• Another myth is that there was a lot of empty land for the taking out west. Settlers headed for what they called the frontier to farm or raise cattle or sheep on the land. But the land already had people on it. It wasn’t empty.

The Thanksgiving story is also a mix of history and myth. Write the word "Thanksgiving" on the board or chart paper and ask students what they think of when they see the word. Have the students call out one-word answers popcorn style and write down the answers.

Ask students what they notice about the words. Many of the words will probably have to do with family, food, or football. Some of the words may be "pilgrims" or "Indians." Ask students what they did in elementary school around Thanksgiving time.

Hand out the fact sheet at the bottom of this lesson about the "First Thanksgiving." Ask students to break into groups of five to read it. Each member of the group can read a paragraph, then students can talk for a few minutes.

Bring students back together and ask whether there was anything that surprised the students or that they were hearing for the first time. What questions do the students have?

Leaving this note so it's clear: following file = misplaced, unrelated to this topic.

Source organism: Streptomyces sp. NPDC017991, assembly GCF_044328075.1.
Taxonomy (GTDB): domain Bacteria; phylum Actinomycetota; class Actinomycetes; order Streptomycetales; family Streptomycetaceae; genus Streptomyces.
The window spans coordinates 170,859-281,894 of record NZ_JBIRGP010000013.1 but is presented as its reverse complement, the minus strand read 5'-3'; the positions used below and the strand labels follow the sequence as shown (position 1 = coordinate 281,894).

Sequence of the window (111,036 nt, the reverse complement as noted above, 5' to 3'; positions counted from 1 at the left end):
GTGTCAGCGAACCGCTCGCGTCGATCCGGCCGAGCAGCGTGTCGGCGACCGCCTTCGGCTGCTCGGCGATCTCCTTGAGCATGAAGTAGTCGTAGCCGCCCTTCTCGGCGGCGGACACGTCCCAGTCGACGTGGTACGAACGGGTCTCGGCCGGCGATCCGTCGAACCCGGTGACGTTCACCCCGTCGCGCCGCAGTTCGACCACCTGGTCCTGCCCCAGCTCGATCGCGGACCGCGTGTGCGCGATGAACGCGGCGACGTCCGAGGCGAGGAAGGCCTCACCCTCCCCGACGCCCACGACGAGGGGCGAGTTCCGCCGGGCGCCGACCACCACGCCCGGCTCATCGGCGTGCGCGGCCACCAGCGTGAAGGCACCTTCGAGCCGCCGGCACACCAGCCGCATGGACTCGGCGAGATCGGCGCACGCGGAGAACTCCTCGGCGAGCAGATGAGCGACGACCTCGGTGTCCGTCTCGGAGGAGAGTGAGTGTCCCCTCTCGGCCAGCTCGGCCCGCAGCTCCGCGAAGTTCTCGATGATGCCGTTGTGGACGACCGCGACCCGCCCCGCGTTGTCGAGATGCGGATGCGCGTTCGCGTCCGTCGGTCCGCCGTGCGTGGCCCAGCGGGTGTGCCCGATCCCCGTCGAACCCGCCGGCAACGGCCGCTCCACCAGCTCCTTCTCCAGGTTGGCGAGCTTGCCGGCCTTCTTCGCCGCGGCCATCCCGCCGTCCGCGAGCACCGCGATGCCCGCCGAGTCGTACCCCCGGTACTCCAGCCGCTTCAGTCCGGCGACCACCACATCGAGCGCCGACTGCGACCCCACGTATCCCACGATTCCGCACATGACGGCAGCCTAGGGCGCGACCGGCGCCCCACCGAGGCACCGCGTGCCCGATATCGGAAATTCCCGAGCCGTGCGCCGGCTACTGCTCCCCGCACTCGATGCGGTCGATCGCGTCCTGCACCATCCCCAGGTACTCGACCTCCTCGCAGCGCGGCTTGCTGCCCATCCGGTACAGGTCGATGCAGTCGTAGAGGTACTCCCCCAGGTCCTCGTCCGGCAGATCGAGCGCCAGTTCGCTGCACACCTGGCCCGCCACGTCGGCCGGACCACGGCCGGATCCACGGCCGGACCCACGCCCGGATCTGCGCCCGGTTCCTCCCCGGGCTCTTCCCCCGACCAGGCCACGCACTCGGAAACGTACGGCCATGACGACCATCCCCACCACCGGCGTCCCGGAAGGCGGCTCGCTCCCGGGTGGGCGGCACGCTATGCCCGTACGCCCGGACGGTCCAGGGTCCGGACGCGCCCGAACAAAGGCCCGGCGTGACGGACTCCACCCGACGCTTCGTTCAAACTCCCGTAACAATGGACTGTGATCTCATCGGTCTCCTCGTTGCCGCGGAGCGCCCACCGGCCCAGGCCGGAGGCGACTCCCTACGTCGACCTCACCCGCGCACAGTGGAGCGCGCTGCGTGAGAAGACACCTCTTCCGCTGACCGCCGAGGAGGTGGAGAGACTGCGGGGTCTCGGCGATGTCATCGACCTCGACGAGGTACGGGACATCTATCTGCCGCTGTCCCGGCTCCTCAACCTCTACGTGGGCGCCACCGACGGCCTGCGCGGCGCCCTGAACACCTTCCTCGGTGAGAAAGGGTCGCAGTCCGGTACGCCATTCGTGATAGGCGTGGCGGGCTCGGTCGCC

Send around a basket with slips of paper in it that equal the number of students in the class. Each slip of paper has a different person/character on it: "male settler," "female settler," "male Wampanoag," "female Wampanoag," "Massasoit," "Tisquantum," "Edward Winslow."

Hand out blank sheets of paper and pencils and ask students to write a tweet about the "First Thanksgiving." (That is, students should create a message for social media that is no more than 140 characters long.) They should write the tweet as if it were coming from the character named on their slip of paper. They can write the tweet and then sign it as "female settler," or whatever identity they picked from the basket. Give them a minute or two to put themselves in the mind of that person and think about what they would want the world to know in 1621.

Give students tape to post their "tweets" on the wall. Have students do a "Gallery Walk" to read the tweets. Alternatively, collect them and read selections.

After the gallery walk or reading, ask students for their thoughts and observations about the tweets. Did any particular tweet strike them? Why?

Closing circle

(10 min.)

In recent years, more and more people have become aware of the complex history of Thanksgiving and have tried to honor that history. November is now Native American Heritage Month. Many places collect food and clothing for people who are hungry or do not have winter clothes.

In a go-round, ask students to describe what they think would be a good way to celebrate the holiday.